The 2600 Offshore is the top of the lineup in Carolina Skiff's new Offshore series. The company plans to build out to over 30 feet eventually, but for 2003 this 26-footer is the biggest offshore boat available. Our test boat was waiting at Jekyll Island, Georgia, rigged with twin Yamaha F225s. Seas were big and bumpy heading out to the ocean against a stiff wind. We were loaded like a family-and-friends weekend trip, with six passengers. This would be quite a crowd for a day of offshore fishing, but it is no problem for this versatile boat. Two hundred gallons of fuel rounded out the load.
Despite the big seas and heavy load, the 2600 moved along nicely, with the twin four-stoke outboards pushing us at 57.5 mph at 6000 rpm. On the other end, we were able to maintain plane below 25 mph, and it began to fall off below 2500 rpm. Turning was tight and secure, with half a turn of the wheel giving us a smooth right angle. The standard electric Lenco 9-by-12-inch trim tabs are sized just about right for the weight of the hull. Rigged with twins, as ours was, it's possible to get the hull up and out of the hole on one motor alone, which can sure shorten a limp-home trip if you happen to spin a prop or lose an engine far from port.
The fold-down bench at the transom provides a cushy ride in the most comfortable part of the boat - especially when the going is bumpy, as it was on our test day. In the starboard corner, a 30-gallon live well is fed by a 700-gph pump, tricked out with both an interior light and a high-speed pickup. A screw-in standpipe lets you adjust the overflow and completely drain the well for cleaning. The recirculating design of the live well is augmented by an aerator spray at the top of the tank to keep baits healthy. A transom door on the port corner provides access to the roomy Euro-transom, which provides good space for servicing the outboards. A full-length gasketed hatch on the transom platform provides a large opening for access to the interior of the platform and bilge. The transom door is equipped with a stainless slam latch that offers a lot of security. When it's open, it's open. When it's closed, it's latched.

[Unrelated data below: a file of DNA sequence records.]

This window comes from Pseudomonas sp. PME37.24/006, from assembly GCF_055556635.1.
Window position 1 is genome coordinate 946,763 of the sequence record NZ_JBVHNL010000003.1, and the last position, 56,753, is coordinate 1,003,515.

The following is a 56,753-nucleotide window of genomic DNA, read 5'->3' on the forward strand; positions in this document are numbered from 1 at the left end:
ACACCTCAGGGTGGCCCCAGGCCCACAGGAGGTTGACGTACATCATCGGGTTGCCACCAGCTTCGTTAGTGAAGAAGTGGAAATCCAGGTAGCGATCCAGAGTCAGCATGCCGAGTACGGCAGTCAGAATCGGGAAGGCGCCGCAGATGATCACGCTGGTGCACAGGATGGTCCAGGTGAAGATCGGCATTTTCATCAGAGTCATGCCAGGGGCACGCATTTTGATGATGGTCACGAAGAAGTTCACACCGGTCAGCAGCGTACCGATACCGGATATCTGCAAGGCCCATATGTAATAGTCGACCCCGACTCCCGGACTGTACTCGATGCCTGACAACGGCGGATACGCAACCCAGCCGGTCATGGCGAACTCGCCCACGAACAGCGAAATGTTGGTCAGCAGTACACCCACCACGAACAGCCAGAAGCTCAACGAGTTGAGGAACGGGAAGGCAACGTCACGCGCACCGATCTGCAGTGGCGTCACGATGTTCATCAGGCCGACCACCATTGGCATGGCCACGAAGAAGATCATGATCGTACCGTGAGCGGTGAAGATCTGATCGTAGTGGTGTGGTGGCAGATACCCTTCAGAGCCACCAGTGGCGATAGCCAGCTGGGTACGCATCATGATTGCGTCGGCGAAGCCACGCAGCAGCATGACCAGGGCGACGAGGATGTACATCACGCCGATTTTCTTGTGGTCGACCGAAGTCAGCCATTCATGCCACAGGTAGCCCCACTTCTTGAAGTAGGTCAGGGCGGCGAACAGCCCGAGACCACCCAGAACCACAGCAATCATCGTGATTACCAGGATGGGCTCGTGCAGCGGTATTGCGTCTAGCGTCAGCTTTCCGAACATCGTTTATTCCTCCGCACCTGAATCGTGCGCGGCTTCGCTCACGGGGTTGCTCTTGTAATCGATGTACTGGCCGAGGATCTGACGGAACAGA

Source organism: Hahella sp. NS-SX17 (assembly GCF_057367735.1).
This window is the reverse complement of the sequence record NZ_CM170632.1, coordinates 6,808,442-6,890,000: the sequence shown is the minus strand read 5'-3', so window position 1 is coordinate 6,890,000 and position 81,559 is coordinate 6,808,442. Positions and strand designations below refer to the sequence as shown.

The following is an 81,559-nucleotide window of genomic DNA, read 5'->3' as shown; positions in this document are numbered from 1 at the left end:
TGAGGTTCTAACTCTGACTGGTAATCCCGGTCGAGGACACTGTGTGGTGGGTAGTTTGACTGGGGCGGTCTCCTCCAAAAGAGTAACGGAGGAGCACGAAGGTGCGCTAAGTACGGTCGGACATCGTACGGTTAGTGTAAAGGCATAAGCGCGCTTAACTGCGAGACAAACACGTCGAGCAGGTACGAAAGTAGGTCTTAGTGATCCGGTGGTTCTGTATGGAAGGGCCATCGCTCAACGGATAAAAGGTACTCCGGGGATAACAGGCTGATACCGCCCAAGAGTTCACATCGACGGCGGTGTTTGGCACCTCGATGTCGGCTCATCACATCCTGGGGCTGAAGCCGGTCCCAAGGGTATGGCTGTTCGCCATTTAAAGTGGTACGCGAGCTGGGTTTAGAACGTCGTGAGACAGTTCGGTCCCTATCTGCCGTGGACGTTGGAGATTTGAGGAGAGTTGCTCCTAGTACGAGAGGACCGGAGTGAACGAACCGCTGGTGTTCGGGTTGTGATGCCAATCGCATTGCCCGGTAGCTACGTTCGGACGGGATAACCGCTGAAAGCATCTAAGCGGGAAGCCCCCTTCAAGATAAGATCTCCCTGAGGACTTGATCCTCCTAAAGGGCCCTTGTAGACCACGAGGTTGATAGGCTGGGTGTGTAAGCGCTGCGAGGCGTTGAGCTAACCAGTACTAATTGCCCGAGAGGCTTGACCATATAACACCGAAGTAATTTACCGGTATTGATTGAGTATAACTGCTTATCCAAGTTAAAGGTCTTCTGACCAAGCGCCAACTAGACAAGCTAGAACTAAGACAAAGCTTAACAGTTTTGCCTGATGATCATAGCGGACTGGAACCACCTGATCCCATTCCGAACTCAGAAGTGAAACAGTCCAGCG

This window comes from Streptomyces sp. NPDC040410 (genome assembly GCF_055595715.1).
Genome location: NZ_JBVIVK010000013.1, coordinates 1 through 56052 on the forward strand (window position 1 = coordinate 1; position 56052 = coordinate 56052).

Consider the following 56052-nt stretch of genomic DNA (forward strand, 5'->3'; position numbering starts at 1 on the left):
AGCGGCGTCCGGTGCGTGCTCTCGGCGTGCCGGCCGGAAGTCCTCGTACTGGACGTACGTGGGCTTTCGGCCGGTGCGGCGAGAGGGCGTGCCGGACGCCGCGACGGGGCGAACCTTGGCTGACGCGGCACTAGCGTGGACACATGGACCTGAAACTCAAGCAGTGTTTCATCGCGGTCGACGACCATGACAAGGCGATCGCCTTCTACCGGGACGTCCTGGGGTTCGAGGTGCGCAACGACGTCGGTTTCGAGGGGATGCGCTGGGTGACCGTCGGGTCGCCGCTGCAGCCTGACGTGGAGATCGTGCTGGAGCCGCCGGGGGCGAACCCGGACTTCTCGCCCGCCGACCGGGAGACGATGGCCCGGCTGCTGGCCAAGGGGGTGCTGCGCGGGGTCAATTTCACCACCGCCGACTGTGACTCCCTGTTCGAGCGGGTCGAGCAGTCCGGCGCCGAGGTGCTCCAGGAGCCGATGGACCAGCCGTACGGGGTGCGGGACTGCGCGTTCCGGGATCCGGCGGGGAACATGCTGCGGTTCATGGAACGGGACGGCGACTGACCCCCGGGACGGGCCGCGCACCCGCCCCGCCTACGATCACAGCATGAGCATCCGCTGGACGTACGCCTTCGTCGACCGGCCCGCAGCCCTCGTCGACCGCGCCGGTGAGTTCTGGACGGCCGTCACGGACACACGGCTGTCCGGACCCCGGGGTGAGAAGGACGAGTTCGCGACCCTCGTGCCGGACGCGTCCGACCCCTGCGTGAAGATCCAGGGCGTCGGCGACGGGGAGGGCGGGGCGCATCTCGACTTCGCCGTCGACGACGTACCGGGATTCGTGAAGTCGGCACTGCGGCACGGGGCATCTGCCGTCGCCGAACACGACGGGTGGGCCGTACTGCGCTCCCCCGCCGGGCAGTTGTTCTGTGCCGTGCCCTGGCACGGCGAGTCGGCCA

Beneath the cockpit sole are twin fishboxes, port and starboard that drain out the back, overboard, so there are no pumps and nothing running into the bilge. This keeps things simple when you're dealing with the inevitable gurry and scales. Additionally, a 6 1/2-foot fishbox in the bow deck provides abundant space for just about anything you want to ice down. Matched port and starboard rod racks beneath the covering boards in the cockpit hold a total of six rods, and another four flush-mounts on the gunwales allow the boat to carry a full arsenal.
The low-profile console makes visibility all around easy and safe. The helm is nicely laid out with rocker switches for all accessories and pumps on the starboard, a well-placed throttle with good clear throw all the way forward, and a Gemlux stainless wheel that's standard.
The full-width bench helm seat features a fold-down footrest when you choose to cruise sitting down, and flips up out of the way for stand-up driving. The seat assembly includes four vertical rod holders along the rear of the backrest, a cutting board surface and a gasketed storage box with slide-out tackle trays. There's ample room underneath for a cooler. Inside the console is room for a portable head, and of course there's plenty of storage space for both personal gear and tackle. The forward side of the cockpit has a fold-down jumpseat, convenient for passengers and gear, but out of the way when you need the fishing space. It's sturdy too. Two large adults stayed put through pounding head seas, and its safe to say the seat can bear anything the occupants are able to withstand.
Fitted out for fishing, with plenty of options available, and priced in the 20s, the 2600 will definitely find a home with anglers looking to push their horizons beyond the back bays.
Carolina Skiff, Waycross, GA; (800) 422-7282;